Tuesday, 09 June 2020 11:42

Financial firms 'struggle' with pace of regulatory change Featured

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Australian financial firms are struggling to keep up with the pace of regulatory change, with 69% of local risk managers concerned that complex, interconnected new risks are emerging more rapidly than their own skills are advancing.

The issue of regulatory change for the financial services sector has been raised by firms in response to a recent global survey by management consulting and professional services firm Accenture which looked at how Australian risk managers are grappling with disruptive technology, as both a risk in itself, and as a tool to help manage risk.

More than 70 Australian senior risk executives representing the main banks as well as insurers, asset/wealth managers and investment banks participated in the global survey of nearly 700 risk management executives in the banking, insurance and capital markets sectors from nine countries.

The findings from the Australia survey found that 42% of Australian respondents believe that the extreme complexity and/or interconnectedness of many new risks impede the overall effectiveness of their risk function - while 21% of respondents believe that their risk team has insufficient talent resources to carry out the functions it is asked to perform (vs 2% of those surveyed in the US and the UK).

The survey also found that:

• 32% of Australian respondents said that the rapid pace of change in the risk environment is impeding their effectiveness

Less than half (46%) stated that the risk function is, at best, only somewhat effective at responding rapidly to changes in the external risk environment.

• 63% of Australians surveyed stated that data and privacy breaches are having a greater impact on their organisation than two years ago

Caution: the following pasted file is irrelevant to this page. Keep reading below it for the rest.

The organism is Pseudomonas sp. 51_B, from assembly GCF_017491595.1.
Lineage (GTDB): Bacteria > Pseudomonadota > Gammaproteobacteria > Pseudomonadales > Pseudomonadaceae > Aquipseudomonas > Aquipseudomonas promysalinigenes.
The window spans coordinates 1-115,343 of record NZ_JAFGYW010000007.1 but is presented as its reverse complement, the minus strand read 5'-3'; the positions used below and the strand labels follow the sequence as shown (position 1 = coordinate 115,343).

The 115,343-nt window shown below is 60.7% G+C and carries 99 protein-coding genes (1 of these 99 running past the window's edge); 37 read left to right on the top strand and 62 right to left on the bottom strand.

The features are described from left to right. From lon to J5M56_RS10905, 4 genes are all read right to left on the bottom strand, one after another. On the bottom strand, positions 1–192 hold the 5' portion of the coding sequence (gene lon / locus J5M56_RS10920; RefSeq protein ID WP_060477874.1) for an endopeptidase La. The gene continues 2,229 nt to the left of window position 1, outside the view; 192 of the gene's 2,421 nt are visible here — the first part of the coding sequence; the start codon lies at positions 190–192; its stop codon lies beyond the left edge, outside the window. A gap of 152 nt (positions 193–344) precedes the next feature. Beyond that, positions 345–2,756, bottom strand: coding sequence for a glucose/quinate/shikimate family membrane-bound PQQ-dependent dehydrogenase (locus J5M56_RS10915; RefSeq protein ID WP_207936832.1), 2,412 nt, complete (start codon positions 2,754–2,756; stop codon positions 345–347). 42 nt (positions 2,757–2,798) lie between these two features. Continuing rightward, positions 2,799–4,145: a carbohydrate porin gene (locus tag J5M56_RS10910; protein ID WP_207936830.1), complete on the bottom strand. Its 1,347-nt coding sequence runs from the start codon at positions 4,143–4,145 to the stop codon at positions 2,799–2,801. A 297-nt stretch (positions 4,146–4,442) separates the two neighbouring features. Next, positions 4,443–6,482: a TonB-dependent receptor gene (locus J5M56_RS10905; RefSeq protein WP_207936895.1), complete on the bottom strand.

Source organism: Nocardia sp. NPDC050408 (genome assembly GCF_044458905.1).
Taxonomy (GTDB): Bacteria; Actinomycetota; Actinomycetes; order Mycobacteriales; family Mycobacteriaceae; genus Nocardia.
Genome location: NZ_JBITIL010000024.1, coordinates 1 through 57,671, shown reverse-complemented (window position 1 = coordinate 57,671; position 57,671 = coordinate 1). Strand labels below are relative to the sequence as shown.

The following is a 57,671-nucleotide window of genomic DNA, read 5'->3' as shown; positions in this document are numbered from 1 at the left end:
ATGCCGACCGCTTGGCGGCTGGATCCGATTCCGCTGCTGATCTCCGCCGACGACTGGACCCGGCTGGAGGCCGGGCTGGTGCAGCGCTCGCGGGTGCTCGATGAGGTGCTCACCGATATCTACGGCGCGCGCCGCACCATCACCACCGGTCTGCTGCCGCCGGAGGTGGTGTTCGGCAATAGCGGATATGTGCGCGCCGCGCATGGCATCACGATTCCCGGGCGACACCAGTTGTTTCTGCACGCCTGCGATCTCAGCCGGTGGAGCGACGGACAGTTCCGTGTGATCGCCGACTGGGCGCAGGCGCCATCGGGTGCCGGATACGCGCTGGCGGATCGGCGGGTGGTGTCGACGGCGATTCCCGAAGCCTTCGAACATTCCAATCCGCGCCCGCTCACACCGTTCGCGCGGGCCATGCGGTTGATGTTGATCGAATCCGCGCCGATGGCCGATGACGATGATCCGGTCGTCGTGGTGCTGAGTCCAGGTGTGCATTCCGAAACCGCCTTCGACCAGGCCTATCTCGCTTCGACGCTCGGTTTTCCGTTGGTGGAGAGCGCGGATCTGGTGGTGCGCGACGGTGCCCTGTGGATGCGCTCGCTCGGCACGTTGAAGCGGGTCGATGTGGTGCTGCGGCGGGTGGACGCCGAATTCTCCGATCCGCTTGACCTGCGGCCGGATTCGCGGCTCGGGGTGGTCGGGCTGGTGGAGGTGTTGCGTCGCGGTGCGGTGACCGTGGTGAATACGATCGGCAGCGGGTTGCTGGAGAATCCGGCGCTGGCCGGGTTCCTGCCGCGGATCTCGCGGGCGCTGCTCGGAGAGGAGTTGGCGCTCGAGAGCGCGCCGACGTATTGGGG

And when it comes to emerging tech, only 8% of risk managers in Australian financial institutions describe themselves as fully capable of assessing the risks associated with adopting artificial intelligence (AI) across their organisations - and even fewer said they are fully capable of assessing the risks associated with robotic process automation (RPA) or blockchain (6% and 7%, respectively).

In addition, 23% of those surveyed believe that machine learning has the most potential to cause negative/unintended consequences for their organisation in the next two years.

According to Accenture, risk functions’ scaled adoption of sophisticated technologies remains limited, and while nearly all risk functions have started using RPA to automate routine tasks, only 41% of Australian respondents said they apply advanced analytics and predictive modelling to their datasets, with only 3% applying machine learning.

The report also notes that this lack of adoption is a missed opportunity for risk functions, given these technologies’ immense potential to mitigate risk and improve risk professionals’ performance.

And while technologies such as AI (artificial intelligence) and machine learning can present concerns across organisations, the survey revealed a strong correlation between the deployment of these technologies and robust risk-readiness within the risk function.

 


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Peter Dinham

Peter Dinham - an iTWire treasure is a mentor and coach who volunteers also a writer and much valued founding partner of iTWire. He is a veteran journalist and corporate communications consultant. He has worked as a journalist in all forms of media – newspapers/magazines, radio, television, press agency and now, online – including with the Canberra Times, The Examiner (Tasmania), the ABC and AAP-Reuters. As a freelance journalist he also had articles published in Australian and overseas magazines. He worked in the corporate communications/public relations sector, in-house with an airline, and as a senior executive in Australia of the world’s largest communications consultancy, Burson-Marsteller. He also ran his own communications consultancy and was a co-founder in Australia of the global photographic agency, the Image Bank (now Getty Images).

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